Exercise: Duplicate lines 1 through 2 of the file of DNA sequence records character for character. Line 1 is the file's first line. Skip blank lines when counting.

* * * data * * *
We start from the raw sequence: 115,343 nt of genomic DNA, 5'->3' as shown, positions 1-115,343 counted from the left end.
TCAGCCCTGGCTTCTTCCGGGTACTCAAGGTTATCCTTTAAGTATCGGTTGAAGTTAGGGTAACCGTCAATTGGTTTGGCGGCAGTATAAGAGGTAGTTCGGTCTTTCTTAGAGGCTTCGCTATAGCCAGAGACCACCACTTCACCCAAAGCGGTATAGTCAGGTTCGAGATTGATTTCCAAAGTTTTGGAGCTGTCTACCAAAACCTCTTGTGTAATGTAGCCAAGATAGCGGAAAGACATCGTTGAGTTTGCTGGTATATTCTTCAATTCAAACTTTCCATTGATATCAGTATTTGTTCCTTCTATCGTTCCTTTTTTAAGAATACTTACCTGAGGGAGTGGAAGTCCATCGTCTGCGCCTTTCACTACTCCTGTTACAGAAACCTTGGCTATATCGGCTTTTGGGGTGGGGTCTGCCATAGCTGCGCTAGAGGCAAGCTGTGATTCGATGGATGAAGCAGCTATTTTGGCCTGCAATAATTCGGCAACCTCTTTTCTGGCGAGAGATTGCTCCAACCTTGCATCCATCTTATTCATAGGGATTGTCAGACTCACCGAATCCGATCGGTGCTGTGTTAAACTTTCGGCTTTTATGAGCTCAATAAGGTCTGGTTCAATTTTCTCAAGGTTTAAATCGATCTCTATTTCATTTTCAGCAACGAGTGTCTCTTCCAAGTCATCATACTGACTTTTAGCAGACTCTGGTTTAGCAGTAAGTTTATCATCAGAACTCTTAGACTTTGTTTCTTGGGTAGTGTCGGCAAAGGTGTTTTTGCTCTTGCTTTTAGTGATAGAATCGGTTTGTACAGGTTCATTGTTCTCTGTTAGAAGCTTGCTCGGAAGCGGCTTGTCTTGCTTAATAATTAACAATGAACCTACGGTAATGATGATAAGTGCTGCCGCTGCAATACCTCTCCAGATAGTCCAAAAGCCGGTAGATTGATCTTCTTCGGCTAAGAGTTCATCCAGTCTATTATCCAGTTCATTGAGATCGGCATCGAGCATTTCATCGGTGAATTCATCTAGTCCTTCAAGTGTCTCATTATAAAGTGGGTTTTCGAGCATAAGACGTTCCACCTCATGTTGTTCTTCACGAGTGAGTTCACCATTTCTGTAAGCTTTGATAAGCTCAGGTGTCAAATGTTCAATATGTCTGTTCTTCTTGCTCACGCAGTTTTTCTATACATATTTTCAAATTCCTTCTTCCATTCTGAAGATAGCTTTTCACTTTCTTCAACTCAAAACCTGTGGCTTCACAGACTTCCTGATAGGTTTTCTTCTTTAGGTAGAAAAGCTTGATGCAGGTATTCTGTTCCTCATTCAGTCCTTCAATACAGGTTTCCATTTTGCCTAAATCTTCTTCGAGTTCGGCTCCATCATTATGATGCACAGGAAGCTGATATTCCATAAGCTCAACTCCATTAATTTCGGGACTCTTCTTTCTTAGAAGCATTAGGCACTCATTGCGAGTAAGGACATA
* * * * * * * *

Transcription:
We start from the raw sequence: 115,343 nt of genomic DNA, 5'->3' as shown, positions 1-115,343 counted from the left end.
TCAGCCCTGGCTTCTTCCGGGTACTCAAGGTTATCCTTTAAGTATCGGTTGAAGTTAGGGTAACCGTCAATTGGTTTGGCGGCAGTATAAGAGGTAGTTCGGTCTTTCTTAGAGGCTTCGCTATAGCCAGAGACCACCACTTCACCCAAAGCGGTATAGTCAGGTTCGAGATTGATTTCCAAAGTTTTGGAGCTGTCTACCAAAACCTCTTGTGTAATGTAGCCAAGATAGCGGAAAGACATCGTTGAGTTTGCTGGTATATTCTTCAATTCAAACTTTCCATTGATATCAGTATTTGTTCCTTCTATCGTTCCTTTTTTAAGAATACTTACCTGAGGGAGTGGAAGTCCATCGTCTGCGCCTTTCACTACTCCTGTTACAGAAACCTTGGCTATATCGGCTTTTGGGGTGGGGTCTGCCATAGCTGCGCTAGAGGCAAGCTGTGATTCGATGGATGAAGCAGCTATTTTGGCCTGCAATAATTCGGCAACCTCTTTTCTGGCGAGAGATTGCTCCAACCTTGCATCCATCTTATTCATAGGGATTGTCAGACTCACCGAATCCGATCGGTGCTGTGTTAAACTTTCGGCTTTTATGAGCTCAATAAGGTCTGGTTCAATTTTCTCAAGGTTTAAATCGATCTCTATTTCATTTTCAGCAACGAGTGTCTCTTCCAAGTCATCATACTGACTTTTAGCAGACTCTGGTTTAGCAGTAAGTTTATCATCAGAACTCTTAGACTTTGTTTCTTGGGTAGTGTCGGCAAAGGTGTTTTTGCTCTTGCTTTTAGTGATAGAATCGGTTTGTACAGGTTCATTGTTCTCTGTTAGAAGCTTGCTCGGAAGCGGCTTGTCTTGCTTAATAATTAACAATGAACCTACGGTAATGATGATAAGTGCTGCCGCTGCAATACCTCTCCAGATAGTCCAAAAGCCGGTAGATTGATCTTCTTCGGCTAAGAGTTCATCCAGTCTATTATCCAGTTCATTGAGATCGGCATCGAGCATTTCATCGGTGAATTCATCTAGTCCTTCAAGTGTCTCATTATAAAGTGGGTTTTCGAGCATAAGACGTTCCACCTCATGTTGTTCTTCACGAGTGAGTTCACCATTTCTGTAAGCTTTGATAAGCTCAGGTGTCAAATGTTCAATATGTCTGTTCTTCTTGCTCACGCAGTTTTTCTATACATATTTTCAAATTCCTTCTTCCATTCTGAAGATAGCTTTTCACTTTCTTCAACTCAAAACCTGTGGCTTCACAGACTTCCTGATAGGTTTTCTTCTTTAGGTAGAAAAGCTTGATGCAGGTATTCTGTTCCTCATTCAGTCCTTCAATACAGGTTTCCATTTTGCCTAAATCTTCTTCGAGTTCGGCTCCATCATTATGATGCACAGGAAGCTGATATTCCATAAGCTCAACTCCATTAATTTCGGGACTCTTCTTTCTTAGAAGCATTAGGCACTCATTGCGAGTAAGGACATA